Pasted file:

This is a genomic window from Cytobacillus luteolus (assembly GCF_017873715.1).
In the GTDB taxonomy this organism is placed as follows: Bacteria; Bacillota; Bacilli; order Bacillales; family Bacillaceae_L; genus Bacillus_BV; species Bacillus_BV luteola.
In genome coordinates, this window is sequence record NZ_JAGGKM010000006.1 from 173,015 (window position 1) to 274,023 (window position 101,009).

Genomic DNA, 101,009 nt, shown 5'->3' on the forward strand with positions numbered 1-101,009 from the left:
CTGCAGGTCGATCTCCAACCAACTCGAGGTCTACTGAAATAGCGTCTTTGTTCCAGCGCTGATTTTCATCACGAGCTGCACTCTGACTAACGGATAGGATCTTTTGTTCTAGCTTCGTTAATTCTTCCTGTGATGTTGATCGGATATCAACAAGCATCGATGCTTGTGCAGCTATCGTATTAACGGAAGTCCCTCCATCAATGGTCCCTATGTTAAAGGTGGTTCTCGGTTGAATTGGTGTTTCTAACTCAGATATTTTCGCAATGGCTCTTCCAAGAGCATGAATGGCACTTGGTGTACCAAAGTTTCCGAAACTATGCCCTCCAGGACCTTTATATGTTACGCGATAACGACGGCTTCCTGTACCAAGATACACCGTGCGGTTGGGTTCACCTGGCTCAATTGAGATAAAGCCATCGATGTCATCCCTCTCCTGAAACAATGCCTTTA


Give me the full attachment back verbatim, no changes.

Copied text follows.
This is a genomic window from Cytobacillus luteolus (assembly GCF_017873715.1).
In the GTDB taxonomy this organism is placed as follows: Bacteria; Bacillota; Bacilli; order Bacillales; family Bacillaceae_L; genus Bacillus_BV; species Bacillus_BV luteola.
In genome coordinates, this window is sequence record NZ_JAGGKM010000006.1 from 173,015 (window position 1) to 274,023 (window position 101,009).

Genomic DNA, 101,009 nt, shown 5'->3' on the forward strand with positions numbered 1-101,009 from the left:
CTGCAGGTCGATCTCCAACCAACTCGAGGTCTACTGAAATAGCGTCTTTGTTCCAGCGCTGATTTTCATCACGAGCTGCACTCTGACTAACGGATAGGATCTTTTGTTCTAGCTTCGTTAATTCTTCCTGTGATGTTGATCGGATATCAACAAGCATCGATGCTTGTGCAGCTATCGTATTAACGGAAGTCCCTCCATCAATGGTCCCTATGTTAAAGGTGGTTCTCGGTTGAATTGGTGTTTCTAACTCAGATATTTTCGCAATGGCTCTTCCAAGAGCATGAATGGCACTTGGTGTACCAAAGTTTCCGAAACTATGCCCTCCAGGACCTTTATATGTTACGCGATAACGACGGCTTCCTGTACCAAGATACACCGTGCGGTTGGGTTCACCTGGCTCAATTGAGATAAAGCCATCGATGTCATCCCTCTCCTGAAACAATGCCTTTA